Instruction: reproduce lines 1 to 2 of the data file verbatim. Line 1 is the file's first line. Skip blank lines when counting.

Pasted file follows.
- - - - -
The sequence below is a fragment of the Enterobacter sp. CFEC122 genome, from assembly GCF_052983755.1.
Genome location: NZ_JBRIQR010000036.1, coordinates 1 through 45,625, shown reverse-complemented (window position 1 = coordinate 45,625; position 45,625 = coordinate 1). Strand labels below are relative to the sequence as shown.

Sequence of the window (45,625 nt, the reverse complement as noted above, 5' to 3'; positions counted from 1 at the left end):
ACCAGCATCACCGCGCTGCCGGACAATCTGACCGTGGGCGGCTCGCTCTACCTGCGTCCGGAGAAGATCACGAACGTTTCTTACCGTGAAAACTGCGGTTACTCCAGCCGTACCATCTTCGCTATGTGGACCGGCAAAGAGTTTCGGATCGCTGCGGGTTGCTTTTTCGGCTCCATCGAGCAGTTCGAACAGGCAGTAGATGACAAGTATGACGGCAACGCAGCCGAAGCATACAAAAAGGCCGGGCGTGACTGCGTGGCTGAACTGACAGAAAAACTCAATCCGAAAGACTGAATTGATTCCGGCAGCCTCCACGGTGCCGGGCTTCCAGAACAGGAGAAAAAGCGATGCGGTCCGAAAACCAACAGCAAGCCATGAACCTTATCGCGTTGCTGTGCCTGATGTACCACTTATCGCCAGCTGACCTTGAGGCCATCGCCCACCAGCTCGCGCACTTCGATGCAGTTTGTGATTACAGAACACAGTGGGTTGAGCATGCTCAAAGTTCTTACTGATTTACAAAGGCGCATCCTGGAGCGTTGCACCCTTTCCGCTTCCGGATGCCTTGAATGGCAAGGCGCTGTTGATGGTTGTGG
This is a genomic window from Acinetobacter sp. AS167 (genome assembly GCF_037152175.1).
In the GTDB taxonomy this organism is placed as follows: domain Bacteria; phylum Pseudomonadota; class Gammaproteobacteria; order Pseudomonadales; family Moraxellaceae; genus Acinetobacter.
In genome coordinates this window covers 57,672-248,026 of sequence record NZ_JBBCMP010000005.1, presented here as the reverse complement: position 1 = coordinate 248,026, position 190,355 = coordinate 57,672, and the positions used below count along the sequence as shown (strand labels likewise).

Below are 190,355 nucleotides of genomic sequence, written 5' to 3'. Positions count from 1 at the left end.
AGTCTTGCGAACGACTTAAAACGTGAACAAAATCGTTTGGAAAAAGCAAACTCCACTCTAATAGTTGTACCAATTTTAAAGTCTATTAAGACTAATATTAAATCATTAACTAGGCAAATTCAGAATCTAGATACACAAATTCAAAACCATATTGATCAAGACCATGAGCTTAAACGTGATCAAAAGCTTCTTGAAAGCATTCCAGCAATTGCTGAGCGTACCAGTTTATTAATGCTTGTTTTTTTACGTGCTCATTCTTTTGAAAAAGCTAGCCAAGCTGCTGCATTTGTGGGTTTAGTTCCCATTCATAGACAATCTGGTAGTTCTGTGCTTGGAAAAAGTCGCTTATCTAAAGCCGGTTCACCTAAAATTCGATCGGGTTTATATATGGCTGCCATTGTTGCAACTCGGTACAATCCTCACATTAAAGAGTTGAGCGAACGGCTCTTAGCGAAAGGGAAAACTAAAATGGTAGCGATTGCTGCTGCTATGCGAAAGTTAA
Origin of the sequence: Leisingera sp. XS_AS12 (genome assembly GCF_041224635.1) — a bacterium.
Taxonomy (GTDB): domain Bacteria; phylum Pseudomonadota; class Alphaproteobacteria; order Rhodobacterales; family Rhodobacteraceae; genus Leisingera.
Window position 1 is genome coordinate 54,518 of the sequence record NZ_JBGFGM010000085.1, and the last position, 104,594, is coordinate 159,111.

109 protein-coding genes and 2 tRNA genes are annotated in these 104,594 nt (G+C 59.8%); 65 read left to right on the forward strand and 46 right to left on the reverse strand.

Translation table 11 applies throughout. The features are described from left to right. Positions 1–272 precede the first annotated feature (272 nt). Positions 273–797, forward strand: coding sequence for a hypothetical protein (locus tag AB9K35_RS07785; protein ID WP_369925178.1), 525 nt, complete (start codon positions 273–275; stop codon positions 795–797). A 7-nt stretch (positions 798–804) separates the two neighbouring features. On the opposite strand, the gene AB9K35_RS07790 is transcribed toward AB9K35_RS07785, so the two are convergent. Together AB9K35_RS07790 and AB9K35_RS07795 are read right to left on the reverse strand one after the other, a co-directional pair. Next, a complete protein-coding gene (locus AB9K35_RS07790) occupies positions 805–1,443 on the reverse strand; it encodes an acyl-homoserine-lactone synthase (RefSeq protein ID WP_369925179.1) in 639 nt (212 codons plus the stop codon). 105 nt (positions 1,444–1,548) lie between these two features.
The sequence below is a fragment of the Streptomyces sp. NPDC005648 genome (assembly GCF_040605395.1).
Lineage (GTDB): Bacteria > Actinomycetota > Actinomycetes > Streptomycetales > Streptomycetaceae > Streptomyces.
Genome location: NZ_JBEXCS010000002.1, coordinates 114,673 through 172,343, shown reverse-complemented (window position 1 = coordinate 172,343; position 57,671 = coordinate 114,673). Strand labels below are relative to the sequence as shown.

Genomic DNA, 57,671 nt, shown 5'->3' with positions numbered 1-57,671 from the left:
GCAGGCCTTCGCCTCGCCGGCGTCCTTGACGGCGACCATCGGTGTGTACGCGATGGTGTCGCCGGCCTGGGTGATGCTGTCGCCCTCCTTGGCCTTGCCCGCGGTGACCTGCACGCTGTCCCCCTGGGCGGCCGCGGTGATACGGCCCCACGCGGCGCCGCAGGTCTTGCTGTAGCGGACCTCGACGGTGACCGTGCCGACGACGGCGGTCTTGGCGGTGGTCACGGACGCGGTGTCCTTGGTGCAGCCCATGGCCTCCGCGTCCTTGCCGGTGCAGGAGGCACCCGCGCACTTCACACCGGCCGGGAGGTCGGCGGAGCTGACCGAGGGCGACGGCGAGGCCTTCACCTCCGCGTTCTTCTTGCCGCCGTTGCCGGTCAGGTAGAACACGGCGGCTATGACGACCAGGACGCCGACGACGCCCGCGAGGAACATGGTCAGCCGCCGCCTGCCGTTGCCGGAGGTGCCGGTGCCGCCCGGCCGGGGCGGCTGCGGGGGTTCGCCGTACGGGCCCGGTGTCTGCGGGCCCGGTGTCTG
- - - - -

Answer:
The sequence below is a fragment of the Enterobacter sp. CFEC122 genome, from assembly GCF_052983755.1.
Genome location: NZ_JBRIQR010000036.1, coordinates 1 through 45,625, shown reverse-complemented (window position 1 = coordinate 45,625; position 45,625 = coordinate 1). Strand labels below are relative to the sequence as shown.